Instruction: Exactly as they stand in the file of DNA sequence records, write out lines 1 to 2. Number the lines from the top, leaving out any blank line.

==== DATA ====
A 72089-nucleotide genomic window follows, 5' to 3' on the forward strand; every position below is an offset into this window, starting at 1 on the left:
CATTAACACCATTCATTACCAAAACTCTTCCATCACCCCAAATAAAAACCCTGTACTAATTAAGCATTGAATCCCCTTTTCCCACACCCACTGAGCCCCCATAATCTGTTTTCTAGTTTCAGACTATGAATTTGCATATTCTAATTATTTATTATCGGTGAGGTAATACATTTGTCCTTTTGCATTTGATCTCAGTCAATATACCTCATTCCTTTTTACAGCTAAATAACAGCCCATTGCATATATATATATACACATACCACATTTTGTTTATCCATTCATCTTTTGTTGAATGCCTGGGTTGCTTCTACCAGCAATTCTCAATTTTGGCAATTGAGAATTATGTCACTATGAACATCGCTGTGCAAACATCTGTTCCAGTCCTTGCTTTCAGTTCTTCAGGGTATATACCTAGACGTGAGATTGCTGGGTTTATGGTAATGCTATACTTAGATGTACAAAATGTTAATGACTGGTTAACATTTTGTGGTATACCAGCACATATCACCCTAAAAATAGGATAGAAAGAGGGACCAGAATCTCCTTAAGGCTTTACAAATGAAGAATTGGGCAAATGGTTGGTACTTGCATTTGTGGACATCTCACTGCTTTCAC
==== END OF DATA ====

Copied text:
A 72089-nucleotide genomic window follows, 5' to 3' on the forward strand; every position below is an offset into this window, starting at 1 on the left:
CATTAACACCATTCATTACCAAAACTCTTCCATCACCCCAAATAAAAACCCTGTACTAATTAAGCATTGAATCCCCTTTTCCCACACCCACTGAGCCCCCATAATCTGTTTTCTAGTTTCAGACTATGAATTTGCATATTCTAATTATTTATTATCGGTGAGGTAATACATTTGTCCTTTTGCATTTGATCTCAGTCAATATACCTCATTCCTTTTTACAGCTAAATAACAGCCCATTGCATATATATATATACACATACCACATTTTGTTTATCCATTCATCTTTTGTTGAATGCCTGGGTTGCTTCTACCAGCAATTCTCAATTTTGGCAATTGAGAATTATGTCACTATGAACATCGCTGTGCAAACATCTGTTCCAGTCCTTGCTTTCAGTTCTTCAGGGTATATACCTAGACGTGAGATTGCTGGGTTTATGGTAATGCTATACTTAGATGTACAAAATGTTAATGACTGGTTAACATTTTGTGGTATACCAGCACATATCACCCTAAAAATAGGATAGAAAGAGGGACCAGAATCTCCTTAAGGCTTTACAAATGAAGAATTGGGCAAATGGTTGGTACTTGCATTTGTGGACATCTCACTGCTTTCAC